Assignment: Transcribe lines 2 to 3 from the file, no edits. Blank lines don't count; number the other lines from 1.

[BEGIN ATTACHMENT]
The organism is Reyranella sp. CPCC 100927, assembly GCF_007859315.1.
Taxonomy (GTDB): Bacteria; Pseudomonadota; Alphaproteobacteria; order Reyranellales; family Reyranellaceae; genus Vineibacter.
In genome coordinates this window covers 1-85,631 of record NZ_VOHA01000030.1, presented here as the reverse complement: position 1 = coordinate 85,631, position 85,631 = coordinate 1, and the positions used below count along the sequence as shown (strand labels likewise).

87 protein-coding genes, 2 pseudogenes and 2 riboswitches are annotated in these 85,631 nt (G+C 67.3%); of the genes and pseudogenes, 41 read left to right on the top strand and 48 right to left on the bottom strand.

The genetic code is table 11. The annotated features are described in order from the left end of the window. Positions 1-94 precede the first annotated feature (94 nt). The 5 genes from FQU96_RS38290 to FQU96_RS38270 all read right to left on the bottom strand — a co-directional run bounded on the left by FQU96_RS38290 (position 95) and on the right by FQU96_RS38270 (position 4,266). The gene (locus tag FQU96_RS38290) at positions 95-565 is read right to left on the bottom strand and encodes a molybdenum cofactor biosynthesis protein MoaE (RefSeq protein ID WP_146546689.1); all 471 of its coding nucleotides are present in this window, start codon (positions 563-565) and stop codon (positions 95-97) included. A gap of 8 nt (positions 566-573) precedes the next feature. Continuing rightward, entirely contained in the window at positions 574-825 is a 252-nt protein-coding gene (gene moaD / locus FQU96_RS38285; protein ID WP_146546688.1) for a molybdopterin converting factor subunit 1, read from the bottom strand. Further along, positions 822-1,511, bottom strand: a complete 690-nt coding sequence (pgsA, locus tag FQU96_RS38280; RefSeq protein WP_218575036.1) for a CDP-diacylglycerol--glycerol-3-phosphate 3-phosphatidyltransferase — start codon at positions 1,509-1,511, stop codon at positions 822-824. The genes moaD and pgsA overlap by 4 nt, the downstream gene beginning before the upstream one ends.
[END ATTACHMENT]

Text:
Taxonomy (GTDB): Bacteria; Pseudomonadota; Alphaproteobacteria; order Reyranellales; family Reyranellaceae; genus Vineibacter.
In genome coordinates this window covers 1-85,631 of record NZ_VOHA01000030.1, presented here as the reverse complement: position 1 = coordinate 85,631, position 85,631 = coordinate 1, and the positions used below count along the sequence as shown (strand labels likewise).